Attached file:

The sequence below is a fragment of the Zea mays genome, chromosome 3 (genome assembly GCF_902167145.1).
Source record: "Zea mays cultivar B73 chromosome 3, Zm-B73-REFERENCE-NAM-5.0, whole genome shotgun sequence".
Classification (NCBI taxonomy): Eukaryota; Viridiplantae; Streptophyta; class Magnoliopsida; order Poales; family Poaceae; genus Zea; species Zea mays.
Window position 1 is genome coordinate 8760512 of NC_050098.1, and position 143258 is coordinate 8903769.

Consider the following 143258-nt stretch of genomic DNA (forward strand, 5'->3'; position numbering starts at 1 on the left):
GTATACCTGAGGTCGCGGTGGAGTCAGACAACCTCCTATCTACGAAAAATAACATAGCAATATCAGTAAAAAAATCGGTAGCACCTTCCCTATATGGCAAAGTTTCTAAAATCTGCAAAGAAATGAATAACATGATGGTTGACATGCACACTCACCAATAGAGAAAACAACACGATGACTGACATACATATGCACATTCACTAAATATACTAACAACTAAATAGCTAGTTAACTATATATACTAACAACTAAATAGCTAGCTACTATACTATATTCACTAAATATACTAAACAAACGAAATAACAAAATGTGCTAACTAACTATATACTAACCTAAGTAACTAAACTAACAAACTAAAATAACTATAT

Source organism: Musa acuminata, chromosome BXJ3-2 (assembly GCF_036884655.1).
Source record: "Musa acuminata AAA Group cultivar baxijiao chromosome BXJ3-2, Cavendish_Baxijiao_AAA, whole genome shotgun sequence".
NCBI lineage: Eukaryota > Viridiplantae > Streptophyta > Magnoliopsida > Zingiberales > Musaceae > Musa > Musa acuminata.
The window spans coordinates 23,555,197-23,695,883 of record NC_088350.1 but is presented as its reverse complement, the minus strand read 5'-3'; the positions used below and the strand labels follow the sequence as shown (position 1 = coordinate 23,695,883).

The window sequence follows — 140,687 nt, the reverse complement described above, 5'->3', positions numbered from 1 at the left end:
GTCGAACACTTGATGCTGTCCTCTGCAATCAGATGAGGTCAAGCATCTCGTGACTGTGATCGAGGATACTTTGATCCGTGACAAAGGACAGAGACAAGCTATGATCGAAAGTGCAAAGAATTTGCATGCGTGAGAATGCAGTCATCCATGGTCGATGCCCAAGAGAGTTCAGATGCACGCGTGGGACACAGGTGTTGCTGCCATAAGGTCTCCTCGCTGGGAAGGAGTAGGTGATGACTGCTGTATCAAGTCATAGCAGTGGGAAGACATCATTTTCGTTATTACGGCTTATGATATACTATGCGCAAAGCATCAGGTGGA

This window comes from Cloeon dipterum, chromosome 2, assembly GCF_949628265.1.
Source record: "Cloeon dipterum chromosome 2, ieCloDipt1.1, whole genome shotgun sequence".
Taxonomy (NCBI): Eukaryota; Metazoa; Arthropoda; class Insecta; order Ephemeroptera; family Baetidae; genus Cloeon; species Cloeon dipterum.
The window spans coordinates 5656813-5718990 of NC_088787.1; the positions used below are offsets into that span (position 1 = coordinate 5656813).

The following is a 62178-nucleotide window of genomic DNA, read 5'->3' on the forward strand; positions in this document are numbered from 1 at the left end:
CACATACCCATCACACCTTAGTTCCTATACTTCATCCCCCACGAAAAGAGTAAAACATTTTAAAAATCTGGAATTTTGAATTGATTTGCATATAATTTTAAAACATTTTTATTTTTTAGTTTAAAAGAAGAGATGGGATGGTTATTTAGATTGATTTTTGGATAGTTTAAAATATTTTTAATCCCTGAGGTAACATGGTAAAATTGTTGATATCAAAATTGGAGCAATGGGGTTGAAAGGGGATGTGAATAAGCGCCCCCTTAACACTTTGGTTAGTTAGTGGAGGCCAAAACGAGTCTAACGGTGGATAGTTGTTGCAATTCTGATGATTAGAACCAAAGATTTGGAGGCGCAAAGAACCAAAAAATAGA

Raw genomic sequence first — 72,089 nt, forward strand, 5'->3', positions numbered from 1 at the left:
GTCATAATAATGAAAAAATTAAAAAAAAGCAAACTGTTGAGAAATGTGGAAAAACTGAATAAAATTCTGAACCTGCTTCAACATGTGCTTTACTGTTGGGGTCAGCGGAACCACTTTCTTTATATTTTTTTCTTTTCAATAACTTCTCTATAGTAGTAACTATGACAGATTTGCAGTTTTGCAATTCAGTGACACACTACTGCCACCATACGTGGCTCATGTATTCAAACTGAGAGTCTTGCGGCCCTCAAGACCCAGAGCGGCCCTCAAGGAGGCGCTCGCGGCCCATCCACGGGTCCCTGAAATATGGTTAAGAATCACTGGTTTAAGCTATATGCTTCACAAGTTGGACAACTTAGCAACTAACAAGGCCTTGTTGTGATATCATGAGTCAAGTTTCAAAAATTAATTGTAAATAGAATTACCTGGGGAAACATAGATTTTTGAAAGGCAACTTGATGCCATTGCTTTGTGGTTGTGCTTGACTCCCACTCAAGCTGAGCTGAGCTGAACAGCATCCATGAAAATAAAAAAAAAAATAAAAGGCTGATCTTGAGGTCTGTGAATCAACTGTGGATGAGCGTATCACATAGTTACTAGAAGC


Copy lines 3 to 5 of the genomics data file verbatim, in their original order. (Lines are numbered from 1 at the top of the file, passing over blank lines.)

Classification (NCBI taxonomy): Eukaryota; Viridiplantae; Streptophyta; class Magnoliopsida; order Poales; family Poaceae; genus Zea; species Zea mays.
Window position 1 is genome coordinate 8760512 of NC_050098.1, and position 143258 is coordinate 8903769.

Consider the following 143258-nt stretch of genomic DNA (forward strand, 5'->3'; position numbering starts at 1 on the left):